Which makes sense. Beliefs are something that can still exist even in depression - at least they could for me. And beliefs - in God, in His commandments that lead to happiness, and so forth - ultimately determine what I'm going to do.
Hence the one caveat I always give to someone who asks me how they can stop living a lie. If they simply snap to one side of their feelings, it's likely that the resultant bliss will become a self-fulfilling prophecy. But it may not be the right path. So, before they jump into the water, I tell them to figure out what they truly believe.
I truly believe that God exists. That He loves me. And that since He loves me, He has created an experience here on earth to help me grow. He allows me to feel pain and sorrow, to be blessed and cursed, to walk in darkness and in light... so that I can become a better person and turn to Him. In my darkest hours, He has always been there - both helping me get through it, and pushing me further than I would have gone on my own. And if I follow Him and His commandments, I will find true, lasting fulfillment and eternal happiness and peace.
Those are my basic beliefs - and so authenticity is living and communicating accordingly.
It's obviously not always that simple. Figuring out what is real - what to believe in - is a difficult process. It took me two degrees and a dozen career changes to find one that's authentic to who I really am. And for a really long time I had MAJOR misunderstandings about the gospel - I believed completely the wrong things, even though the prophets had always taught differently - and thought that I was doing something wrong when I was actually believing something wrong. But it's worth it. The time to really understand the gospel and how to live it every day is worth it. The time to figure out who I really am and what makes me tick is worth it. Hence why I'm going to keep going.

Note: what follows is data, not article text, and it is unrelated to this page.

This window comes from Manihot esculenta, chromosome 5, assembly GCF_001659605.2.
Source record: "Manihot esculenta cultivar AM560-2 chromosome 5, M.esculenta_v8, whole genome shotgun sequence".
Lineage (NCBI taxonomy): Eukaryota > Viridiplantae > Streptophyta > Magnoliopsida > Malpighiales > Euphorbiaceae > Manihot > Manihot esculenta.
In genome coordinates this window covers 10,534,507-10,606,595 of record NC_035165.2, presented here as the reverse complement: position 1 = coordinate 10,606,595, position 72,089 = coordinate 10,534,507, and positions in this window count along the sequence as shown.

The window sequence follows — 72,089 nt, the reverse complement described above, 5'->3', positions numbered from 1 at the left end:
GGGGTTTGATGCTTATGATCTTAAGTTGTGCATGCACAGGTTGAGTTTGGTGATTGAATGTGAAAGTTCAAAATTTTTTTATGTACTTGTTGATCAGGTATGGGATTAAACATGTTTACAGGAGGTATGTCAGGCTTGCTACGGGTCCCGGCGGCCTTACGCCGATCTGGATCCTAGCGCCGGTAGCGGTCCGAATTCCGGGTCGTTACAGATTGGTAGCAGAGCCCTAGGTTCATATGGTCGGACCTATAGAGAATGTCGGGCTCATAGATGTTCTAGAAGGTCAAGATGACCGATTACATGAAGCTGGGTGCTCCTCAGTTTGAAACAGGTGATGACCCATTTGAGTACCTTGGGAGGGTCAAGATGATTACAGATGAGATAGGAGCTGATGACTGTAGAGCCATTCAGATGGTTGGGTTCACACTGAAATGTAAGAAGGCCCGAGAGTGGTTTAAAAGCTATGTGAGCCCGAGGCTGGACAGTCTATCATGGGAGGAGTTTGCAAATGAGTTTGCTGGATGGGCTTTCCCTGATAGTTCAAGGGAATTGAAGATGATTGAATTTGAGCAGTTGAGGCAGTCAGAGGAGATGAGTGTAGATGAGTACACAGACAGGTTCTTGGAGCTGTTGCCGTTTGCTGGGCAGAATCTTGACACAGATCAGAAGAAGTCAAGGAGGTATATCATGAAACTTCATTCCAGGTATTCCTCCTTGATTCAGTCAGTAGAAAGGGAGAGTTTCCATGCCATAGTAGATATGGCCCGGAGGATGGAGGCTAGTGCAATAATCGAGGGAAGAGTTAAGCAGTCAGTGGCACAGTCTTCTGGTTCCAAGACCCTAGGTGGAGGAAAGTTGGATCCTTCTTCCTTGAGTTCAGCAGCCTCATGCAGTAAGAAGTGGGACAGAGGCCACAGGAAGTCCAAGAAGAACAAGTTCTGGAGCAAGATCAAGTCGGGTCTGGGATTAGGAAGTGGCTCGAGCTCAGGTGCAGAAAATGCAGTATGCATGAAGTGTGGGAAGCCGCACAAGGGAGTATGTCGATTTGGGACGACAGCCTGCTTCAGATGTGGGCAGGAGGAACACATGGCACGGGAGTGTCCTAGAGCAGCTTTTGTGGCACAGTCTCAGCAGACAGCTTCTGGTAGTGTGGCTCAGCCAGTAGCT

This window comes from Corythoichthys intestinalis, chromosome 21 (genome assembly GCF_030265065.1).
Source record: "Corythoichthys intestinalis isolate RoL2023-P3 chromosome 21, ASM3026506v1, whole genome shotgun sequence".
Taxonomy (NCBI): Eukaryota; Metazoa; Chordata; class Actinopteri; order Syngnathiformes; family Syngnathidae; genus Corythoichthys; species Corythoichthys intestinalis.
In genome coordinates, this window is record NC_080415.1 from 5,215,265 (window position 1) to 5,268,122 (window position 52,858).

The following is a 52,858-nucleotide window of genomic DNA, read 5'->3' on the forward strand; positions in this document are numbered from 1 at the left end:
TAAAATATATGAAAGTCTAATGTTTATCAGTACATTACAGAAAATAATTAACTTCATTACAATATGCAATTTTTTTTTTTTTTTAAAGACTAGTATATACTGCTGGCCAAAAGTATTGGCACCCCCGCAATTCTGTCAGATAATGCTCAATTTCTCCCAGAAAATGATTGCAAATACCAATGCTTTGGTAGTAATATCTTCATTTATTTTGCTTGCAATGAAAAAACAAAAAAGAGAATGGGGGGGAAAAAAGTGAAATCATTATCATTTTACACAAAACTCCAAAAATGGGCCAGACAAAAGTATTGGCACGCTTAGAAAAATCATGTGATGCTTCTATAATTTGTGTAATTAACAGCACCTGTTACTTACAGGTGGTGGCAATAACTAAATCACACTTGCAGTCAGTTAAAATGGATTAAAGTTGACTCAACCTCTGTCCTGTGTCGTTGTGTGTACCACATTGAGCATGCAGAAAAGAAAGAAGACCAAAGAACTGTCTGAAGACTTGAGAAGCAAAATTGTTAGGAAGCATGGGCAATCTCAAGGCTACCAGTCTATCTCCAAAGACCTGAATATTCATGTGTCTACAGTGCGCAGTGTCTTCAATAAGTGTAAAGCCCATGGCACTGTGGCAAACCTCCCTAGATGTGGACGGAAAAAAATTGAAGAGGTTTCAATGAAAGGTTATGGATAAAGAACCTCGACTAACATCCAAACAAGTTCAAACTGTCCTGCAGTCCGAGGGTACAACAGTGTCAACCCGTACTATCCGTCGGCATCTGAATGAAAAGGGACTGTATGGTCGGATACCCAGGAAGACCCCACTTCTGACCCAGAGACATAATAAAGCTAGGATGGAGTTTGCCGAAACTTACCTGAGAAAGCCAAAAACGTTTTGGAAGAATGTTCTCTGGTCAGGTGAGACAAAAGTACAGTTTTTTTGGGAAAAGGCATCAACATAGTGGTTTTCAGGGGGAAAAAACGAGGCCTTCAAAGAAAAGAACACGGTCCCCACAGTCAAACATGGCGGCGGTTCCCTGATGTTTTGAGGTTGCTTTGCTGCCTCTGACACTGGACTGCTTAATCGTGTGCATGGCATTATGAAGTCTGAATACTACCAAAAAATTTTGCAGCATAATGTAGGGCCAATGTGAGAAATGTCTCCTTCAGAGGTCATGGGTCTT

The gospel is true. Living honestly according to the commandments of God brings awesome peace. Living authentically in the business world optimizes my passions, talents, and the needs of others. And living authentically to myself brings me simple peace.
This year I'm resolving to be real.
Posted by Mormon Guy at 8:53 AM